In addition to Daily Life in the Progressive Era, some other books on my shelf on the minutiae of historical life are Ruth Goodman’s How to be a Victorian and Ian Mortimer’s Time Traveler’s Guide to Medieval England. However, my favorite way to get a sense of what my character’s day-to-day might be like is reading newspaper archives.
I’ve saved this for last because it’s absolutely, definitely the best. My subscription to the Boston Globe gives me full access to its digitized archives, dating back to 1870. I read the serialized fiction, the gossip column, the schedules for movie times. Every last bit of it is fascinating. From advertisements, you can learn what kind of fashion was in vogue, which products people used to clean their homes, and where people did their shopping. There are pages of recipes, so you know what kind of food your characters might be eating. And of course, the front page news gives you a sense of the things that might be on their mind. Reading the newspaper gives you a sense of the little things that an overview book might miss.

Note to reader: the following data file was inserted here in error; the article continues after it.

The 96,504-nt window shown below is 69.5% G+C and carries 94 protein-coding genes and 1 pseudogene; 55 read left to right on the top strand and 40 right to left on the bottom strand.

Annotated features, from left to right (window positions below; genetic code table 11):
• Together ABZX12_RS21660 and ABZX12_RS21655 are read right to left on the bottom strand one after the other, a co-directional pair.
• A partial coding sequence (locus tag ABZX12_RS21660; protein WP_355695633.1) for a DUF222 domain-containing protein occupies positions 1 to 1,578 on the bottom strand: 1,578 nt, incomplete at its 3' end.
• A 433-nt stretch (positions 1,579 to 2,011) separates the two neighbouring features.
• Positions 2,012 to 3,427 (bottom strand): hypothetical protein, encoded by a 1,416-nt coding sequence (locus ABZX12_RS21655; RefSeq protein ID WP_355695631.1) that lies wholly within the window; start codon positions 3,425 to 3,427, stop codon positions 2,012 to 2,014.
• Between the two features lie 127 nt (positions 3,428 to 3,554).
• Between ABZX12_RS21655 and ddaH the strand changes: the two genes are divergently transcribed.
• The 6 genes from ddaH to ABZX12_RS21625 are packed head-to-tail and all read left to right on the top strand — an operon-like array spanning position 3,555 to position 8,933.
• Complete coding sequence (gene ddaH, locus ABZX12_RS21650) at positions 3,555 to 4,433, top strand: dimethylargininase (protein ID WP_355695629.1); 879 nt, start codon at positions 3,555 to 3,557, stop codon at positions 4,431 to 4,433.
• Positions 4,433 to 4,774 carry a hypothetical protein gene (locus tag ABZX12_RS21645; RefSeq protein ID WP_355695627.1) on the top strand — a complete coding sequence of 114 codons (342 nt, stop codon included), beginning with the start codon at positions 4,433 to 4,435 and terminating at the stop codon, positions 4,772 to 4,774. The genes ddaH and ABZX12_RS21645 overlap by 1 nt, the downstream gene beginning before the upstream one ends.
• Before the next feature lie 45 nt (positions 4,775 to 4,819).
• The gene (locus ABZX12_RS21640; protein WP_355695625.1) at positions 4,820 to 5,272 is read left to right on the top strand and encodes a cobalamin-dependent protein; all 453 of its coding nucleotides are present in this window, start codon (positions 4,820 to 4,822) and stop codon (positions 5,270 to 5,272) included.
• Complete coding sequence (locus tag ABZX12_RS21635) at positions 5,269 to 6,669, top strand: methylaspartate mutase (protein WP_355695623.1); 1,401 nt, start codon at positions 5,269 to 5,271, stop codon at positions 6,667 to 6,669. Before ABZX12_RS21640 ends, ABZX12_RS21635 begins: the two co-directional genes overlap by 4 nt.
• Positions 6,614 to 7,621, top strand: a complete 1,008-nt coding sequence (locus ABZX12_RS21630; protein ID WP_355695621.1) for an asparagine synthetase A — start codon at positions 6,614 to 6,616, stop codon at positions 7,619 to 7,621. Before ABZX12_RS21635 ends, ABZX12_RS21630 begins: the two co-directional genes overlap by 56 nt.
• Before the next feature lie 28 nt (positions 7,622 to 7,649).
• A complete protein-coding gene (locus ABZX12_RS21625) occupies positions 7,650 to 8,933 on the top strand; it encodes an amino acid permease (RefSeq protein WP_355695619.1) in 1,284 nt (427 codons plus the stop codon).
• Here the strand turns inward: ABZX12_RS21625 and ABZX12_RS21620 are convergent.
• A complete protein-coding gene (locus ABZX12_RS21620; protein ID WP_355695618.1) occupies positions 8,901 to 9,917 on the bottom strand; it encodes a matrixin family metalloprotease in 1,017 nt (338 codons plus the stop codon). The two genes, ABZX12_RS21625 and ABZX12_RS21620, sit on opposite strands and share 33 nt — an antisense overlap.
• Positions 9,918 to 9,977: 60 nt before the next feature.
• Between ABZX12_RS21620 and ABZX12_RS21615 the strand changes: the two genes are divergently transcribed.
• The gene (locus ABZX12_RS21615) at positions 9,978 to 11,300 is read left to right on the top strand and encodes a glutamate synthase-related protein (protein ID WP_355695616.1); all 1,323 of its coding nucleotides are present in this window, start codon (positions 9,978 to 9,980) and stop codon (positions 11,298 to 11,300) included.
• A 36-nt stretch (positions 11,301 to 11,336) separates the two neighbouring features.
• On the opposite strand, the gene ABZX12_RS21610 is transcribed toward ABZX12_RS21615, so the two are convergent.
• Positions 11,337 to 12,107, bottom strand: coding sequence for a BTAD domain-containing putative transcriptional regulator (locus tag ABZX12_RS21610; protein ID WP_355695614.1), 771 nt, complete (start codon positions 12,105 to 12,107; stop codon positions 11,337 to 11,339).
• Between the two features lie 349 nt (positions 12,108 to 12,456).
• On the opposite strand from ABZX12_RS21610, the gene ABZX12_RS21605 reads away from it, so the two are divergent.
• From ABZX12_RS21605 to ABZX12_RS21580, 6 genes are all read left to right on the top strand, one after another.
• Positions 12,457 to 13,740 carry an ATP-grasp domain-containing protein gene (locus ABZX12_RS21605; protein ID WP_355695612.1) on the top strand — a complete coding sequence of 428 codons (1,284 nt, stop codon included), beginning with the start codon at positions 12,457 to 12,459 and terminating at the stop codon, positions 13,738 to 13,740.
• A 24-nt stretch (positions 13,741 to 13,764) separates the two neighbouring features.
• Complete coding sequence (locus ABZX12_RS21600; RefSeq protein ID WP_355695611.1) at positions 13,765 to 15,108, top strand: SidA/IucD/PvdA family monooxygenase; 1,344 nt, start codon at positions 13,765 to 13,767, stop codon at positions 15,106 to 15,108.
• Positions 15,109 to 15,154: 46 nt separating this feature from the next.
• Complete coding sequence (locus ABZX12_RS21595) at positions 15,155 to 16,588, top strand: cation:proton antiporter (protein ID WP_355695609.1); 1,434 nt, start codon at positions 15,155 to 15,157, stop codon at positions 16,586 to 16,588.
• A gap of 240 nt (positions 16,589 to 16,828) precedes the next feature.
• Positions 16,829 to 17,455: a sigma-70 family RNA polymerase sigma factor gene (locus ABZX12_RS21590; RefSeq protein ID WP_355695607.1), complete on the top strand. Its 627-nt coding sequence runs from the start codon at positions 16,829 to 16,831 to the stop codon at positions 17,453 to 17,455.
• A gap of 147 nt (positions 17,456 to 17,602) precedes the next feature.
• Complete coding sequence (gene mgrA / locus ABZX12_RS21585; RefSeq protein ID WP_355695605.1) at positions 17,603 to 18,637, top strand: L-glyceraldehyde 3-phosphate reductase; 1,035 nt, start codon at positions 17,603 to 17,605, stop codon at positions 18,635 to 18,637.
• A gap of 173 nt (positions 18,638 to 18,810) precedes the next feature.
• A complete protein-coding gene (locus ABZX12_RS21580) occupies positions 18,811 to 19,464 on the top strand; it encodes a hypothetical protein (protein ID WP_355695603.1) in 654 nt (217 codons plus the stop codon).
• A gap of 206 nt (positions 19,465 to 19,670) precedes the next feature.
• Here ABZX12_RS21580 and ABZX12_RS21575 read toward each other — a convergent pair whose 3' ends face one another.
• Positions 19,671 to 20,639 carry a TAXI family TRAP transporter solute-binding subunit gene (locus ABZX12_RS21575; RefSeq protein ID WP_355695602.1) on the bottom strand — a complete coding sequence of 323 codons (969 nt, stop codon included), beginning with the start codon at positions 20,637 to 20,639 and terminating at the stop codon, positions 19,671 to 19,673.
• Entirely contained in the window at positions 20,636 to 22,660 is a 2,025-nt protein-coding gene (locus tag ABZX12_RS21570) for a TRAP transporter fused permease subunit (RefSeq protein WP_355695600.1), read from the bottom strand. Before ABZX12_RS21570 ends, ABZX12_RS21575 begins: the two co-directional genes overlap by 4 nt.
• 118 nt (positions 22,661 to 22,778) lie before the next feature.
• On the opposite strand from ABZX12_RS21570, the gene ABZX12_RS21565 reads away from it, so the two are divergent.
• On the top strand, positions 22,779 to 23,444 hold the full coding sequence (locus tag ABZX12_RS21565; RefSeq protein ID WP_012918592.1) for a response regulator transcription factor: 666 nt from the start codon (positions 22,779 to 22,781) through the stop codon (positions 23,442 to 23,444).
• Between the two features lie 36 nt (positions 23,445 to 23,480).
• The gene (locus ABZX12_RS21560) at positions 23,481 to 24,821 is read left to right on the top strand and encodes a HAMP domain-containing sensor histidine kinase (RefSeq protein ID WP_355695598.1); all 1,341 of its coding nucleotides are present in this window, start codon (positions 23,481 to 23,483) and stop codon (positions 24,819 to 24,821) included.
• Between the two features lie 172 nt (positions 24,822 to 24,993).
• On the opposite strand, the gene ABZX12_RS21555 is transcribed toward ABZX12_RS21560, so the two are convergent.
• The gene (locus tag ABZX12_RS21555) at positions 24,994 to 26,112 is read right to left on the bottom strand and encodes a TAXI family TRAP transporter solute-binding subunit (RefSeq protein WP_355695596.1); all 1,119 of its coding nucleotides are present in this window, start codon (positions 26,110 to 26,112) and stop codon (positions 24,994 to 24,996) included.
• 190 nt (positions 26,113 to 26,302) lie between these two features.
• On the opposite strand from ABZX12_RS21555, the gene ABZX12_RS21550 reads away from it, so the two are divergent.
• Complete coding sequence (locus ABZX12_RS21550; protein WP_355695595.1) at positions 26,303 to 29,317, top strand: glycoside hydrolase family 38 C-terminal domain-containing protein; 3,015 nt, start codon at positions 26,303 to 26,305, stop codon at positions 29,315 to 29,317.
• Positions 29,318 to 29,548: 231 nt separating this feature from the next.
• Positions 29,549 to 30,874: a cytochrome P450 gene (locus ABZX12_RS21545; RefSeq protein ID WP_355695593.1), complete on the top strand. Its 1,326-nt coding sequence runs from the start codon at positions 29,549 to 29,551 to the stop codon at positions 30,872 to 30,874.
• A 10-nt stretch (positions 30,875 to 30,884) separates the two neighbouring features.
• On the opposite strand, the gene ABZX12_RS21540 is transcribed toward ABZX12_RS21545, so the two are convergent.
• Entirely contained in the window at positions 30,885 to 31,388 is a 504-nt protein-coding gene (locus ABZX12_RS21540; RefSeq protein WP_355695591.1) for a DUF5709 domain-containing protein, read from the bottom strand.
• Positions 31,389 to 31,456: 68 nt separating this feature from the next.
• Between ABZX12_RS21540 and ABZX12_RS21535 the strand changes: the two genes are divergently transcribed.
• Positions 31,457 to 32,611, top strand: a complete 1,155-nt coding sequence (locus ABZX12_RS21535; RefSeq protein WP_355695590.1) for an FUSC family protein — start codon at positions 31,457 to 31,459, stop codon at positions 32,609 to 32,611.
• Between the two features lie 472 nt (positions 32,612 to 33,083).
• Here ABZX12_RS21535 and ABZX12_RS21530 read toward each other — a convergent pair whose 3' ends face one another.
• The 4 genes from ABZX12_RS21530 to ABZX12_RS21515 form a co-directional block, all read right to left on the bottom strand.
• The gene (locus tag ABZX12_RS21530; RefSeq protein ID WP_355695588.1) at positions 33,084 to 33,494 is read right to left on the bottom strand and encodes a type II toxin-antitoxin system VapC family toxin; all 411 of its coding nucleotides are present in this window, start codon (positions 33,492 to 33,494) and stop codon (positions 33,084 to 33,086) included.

For a few bucks a month, you can also subscribe to Newspapers.com, which gives access to major market newspaper archives as well as the papers from smaller towns.
While the resources listed above are my first line, sometimes I’ll need to find some crazy specific detail that requires me to dig a little deeper. Although often times they are pretty difficult to navigate, government archives can be really useful. A while, I found I needed to know the hours of operation for a certain line of Boston streetcars in 1913, and I found that by digging through the archives of the Massachusetts Department of Transportation.
And, of course, I would be remiss if I didn’t mention the wealth of knowledge that comes from local historical societies and universities. If there’s something you want to figure out that you can’t find online, reach out to a local historian. Even if they don’t know the answer off the top of their heads, they will know how to point you in the right direction. As a bonus, they are often thrilled to help out.
Part I | Part II | Part III